I’m reluctant to post any comment on any blog, but I’m genuinely interested in how you find this a ‘tenuous’ distinction – that is, if you’re implying it’s anything other than essential. I think perhaps what’s being looked over here is the actual discretizing of musical objects, objects which for the composers above, excluding Cage, were not found as such, so to speak. I believe Cage’s methods, if nothing else, furthered the greater objective approach to musical events. Utter objectivity is an essential aspect of Cage’s work – I’m interested in what you said on this blog earlier about the social and cultural limitations of Cage’s circle, counter to the apparent open inclusiveness of the ideas therein – and I think apropos that objectivity, the means are not as significant as the end. This is not the case with postminimal composers, in that they are not meaning to discretize but unify – or at least more so the latter than the former – and thus, whether consciously or not, their means are much more ‘on display’ and essential to the work. Now, I supect that this is maybe the inverse of the conventional may of talking about these groups – Cage is ‘all about the ideas, not the sound’, Postminimalists are ‘about the sound’, and the ensuing variations – which is I why I think it’s significant to stress that Cage affected the way in which musical materials themselves are discretized, sonically, and not so much that he affected the ‘pre-compositional’ procedures of composers thereafter. Anyway, I’m interested to hear your response.
    KG replies: I consider it a tenuous distinction because Cage wasn’t entirely consistent. The gamut in the String Quartet is quite diverse, but if Dream and In a Landscape had been written by someone else in the 1980s, I wouldn’t hesitate to call them postminimalist. I’m not sure what you mean about Cage being about the ideas rather than the sound – it certainly seems counterintuitive – but I’d be willing to hear more.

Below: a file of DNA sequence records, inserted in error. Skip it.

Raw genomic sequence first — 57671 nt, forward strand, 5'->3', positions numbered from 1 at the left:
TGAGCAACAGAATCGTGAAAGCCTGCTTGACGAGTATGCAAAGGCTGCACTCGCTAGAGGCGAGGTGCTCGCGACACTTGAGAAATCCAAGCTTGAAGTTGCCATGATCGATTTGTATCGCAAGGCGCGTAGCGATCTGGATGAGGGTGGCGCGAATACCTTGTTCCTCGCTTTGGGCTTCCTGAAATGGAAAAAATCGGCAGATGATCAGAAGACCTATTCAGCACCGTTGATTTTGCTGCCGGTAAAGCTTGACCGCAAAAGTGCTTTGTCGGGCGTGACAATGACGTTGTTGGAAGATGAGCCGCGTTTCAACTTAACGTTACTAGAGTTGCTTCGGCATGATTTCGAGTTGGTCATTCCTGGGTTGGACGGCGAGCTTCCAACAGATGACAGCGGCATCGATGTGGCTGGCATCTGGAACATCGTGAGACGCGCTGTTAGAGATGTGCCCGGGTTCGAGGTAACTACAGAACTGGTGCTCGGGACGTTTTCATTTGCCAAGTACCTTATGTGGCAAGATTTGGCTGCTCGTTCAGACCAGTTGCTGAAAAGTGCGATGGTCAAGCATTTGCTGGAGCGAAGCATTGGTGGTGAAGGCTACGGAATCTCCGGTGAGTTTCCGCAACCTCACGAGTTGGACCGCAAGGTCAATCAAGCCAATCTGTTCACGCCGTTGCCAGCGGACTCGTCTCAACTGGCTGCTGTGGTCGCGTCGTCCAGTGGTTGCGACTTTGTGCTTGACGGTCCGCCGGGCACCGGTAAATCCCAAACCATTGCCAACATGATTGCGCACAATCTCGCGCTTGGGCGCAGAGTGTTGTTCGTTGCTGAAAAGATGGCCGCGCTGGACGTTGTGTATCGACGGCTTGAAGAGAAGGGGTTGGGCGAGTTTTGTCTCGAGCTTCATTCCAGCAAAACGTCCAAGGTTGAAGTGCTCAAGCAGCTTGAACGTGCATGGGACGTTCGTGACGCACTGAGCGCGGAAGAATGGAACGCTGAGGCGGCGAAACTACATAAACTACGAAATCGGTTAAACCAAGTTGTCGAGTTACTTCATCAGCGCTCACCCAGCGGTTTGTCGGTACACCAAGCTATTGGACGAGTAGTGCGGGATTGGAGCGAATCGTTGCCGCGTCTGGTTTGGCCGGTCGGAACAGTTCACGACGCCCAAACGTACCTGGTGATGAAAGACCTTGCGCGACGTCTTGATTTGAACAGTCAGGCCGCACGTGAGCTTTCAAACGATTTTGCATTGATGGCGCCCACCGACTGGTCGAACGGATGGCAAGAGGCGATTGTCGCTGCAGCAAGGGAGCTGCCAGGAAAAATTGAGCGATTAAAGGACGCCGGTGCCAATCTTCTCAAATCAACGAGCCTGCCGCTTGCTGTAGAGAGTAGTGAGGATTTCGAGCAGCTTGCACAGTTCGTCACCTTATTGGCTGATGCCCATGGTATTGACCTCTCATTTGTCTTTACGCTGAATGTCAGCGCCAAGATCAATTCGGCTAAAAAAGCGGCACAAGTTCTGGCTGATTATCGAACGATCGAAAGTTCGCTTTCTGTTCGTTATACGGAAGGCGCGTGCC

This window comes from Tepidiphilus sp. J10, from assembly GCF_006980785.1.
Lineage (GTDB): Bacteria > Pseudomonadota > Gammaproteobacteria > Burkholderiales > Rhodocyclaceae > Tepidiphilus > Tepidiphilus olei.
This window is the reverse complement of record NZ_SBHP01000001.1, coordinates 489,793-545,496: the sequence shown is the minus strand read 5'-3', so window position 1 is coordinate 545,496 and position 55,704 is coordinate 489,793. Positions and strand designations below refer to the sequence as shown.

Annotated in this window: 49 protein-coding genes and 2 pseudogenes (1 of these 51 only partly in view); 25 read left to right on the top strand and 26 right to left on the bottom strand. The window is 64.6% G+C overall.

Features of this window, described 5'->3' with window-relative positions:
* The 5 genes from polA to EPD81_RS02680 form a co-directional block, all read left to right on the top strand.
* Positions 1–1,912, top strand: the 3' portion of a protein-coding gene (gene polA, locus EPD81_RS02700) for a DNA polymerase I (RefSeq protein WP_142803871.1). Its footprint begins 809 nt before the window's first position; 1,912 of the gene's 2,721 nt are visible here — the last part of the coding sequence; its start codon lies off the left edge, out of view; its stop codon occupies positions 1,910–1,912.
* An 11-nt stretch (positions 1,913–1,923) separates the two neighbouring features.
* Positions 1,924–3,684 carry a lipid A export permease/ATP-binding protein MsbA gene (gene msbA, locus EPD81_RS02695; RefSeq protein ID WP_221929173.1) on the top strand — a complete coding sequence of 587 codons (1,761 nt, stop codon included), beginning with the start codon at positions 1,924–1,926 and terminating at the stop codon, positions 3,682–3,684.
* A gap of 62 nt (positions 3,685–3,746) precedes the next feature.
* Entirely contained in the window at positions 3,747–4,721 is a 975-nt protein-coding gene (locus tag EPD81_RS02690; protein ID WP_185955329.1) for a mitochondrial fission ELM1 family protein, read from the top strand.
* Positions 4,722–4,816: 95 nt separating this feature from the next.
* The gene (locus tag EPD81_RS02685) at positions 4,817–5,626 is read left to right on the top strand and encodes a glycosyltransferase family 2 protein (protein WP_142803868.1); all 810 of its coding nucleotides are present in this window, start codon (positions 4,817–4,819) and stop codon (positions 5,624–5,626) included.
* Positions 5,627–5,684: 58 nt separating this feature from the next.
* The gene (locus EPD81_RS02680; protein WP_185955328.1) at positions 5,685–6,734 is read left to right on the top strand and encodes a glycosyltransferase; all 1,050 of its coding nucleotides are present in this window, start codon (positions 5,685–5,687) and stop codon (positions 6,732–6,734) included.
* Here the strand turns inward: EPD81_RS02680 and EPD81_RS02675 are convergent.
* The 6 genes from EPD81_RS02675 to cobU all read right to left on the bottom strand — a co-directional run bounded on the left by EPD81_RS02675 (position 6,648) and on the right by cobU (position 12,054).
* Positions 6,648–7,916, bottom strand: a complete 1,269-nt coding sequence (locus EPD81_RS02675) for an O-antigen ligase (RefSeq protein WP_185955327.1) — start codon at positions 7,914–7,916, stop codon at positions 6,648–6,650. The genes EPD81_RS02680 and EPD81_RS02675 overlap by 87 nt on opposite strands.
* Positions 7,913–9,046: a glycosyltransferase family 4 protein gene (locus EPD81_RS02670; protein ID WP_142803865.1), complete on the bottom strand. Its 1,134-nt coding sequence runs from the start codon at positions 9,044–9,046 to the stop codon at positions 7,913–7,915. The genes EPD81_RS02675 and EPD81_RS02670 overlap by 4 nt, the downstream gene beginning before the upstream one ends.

9. Walter says

    I meant that it seems the stereotypical way of talking about Cage is that he’s a ‘thinker’ more than a ‘composer’ – I would agree – and that it is less important to him that we listen to his works, in the sense of sitting down with recordings and scores, as it is we consider his ideas – about listening in particular. My point counter to this stereotype is that the sounds – more so the temporal delineations of those sounds – has had more of an effect on music thereafter than the philosophy, that he helped to create an actual catalogue of objectified musical events that wouldn’t have been attentively listened to before, and thus enabled a means of compositional communication that is – or can be – quite apart from his philisophical intentions. I’m paraphrasing from something I believe was said by Glenn Gould, and that reveals my obvious bias away from minimalist, postminimalist, or as you say, protopostminimalist music. That said, I suppose I’ll just get to my next main point/question, which, disregarding that it may seem like just an attempt at an obvious anachronistic highlight, I think is very important:
    Is it even appropriate, assuming there is some only tenuous theoretical distinction between Cage’s “protopostminimalism” and “postminimalism” proper, to be considering what you’re calling postminimalism as such? That is, isn’t this question inversely weakening the conception of postminimalism as an actual -ism? This is a contention I’ve held myself for some time, having little to do with an inherent bias for modernist intransigence and more to do with actual serious consideration of the problem, but I like the way you’ve brought it up in this post.
    This may seem like a perversion of what you’ve said, but I feel that there really is an anachronistic deficiency in the thinking of most so-called postminimal music that is indicative of a deep regression. Considering the avant connotations of the -ism, this is surely a serious claim. So, in short, stressing that I mean this as a serious and not derisive question:
    Does postminimalism really exist?
    KG replies: Well, certainly it did in the sense that a lot of the composers involved were consciously influenced by minimalism. As a composer myself, I’ve never been in favor of excising composers’ intentions from the musicological picture. Whether purely stylistic markers can separate that music off from some of its similar predecessors is a different question.